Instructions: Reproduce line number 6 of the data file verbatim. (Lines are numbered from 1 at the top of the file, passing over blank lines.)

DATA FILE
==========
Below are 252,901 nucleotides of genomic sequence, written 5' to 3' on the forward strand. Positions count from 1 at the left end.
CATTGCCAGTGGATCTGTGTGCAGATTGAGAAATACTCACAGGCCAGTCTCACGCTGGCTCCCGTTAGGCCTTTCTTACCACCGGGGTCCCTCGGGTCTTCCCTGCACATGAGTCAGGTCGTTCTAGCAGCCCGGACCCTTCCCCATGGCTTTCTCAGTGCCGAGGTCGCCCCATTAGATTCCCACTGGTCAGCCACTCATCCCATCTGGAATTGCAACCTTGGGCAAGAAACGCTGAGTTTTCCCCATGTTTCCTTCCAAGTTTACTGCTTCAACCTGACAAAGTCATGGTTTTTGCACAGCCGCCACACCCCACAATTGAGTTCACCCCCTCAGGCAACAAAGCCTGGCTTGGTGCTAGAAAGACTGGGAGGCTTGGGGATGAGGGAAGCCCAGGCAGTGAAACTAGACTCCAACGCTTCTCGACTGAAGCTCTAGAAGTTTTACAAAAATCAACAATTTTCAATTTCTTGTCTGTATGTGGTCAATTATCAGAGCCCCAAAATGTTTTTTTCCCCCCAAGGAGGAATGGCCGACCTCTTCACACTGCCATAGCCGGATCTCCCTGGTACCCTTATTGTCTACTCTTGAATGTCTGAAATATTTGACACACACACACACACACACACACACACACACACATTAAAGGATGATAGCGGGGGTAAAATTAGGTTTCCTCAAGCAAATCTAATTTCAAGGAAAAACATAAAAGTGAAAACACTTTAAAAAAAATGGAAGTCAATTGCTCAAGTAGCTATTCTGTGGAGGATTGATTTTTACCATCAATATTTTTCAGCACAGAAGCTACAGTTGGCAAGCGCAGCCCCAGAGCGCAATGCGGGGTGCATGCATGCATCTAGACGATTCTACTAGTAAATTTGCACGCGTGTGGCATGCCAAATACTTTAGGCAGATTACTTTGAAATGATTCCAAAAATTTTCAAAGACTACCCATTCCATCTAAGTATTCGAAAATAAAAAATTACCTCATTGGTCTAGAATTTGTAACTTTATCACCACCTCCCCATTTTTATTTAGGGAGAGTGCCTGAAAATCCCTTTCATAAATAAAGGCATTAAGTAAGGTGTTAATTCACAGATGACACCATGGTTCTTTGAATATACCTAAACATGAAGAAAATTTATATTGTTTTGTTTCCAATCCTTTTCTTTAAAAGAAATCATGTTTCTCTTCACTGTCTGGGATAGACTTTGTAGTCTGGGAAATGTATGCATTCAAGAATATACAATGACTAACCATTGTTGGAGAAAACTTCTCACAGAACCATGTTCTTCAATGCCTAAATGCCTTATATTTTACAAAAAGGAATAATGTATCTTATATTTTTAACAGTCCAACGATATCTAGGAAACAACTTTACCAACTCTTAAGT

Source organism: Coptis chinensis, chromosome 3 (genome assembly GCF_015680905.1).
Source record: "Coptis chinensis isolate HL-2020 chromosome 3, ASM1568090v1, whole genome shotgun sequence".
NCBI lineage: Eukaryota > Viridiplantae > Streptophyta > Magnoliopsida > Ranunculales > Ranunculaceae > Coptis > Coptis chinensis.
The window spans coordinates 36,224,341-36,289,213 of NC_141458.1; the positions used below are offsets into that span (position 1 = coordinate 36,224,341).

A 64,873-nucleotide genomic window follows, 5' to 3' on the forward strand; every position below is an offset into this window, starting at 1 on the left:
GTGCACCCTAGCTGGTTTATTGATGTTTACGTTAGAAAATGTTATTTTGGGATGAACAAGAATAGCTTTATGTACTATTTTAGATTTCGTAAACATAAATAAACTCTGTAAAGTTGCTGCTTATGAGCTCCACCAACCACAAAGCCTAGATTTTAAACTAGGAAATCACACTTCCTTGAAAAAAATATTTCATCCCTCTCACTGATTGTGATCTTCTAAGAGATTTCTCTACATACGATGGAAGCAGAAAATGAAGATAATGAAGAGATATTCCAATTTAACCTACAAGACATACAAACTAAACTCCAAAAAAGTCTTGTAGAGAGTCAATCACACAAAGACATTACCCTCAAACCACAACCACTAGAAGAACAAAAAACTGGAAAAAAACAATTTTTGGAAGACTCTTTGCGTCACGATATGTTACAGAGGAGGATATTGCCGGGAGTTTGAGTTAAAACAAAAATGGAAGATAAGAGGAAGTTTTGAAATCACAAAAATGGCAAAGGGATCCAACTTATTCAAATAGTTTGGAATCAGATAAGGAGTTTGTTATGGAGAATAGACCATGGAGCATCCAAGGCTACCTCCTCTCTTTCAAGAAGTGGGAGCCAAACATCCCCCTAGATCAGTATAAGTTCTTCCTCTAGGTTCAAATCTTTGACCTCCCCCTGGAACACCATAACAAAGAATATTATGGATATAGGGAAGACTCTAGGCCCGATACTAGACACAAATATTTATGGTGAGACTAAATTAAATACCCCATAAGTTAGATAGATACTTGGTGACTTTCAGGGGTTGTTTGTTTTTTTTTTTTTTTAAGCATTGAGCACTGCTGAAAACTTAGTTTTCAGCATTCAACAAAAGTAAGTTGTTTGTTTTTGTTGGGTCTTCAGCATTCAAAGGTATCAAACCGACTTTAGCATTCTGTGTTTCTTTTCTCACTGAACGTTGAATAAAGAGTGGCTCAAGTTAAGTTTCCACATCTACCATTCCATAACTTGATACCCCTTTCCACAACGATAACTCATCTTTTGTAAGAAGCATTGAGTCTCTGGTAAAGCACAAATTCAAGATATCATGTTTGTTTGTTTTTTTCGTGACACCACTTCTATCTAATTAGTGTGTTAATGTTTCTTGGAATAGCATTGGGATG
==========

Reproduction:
The window spans coordinates 36,224,341-36,289,213 of NC_141458.1; the positions used below are offsets into that span (position 1 = coordinate 36,224,341).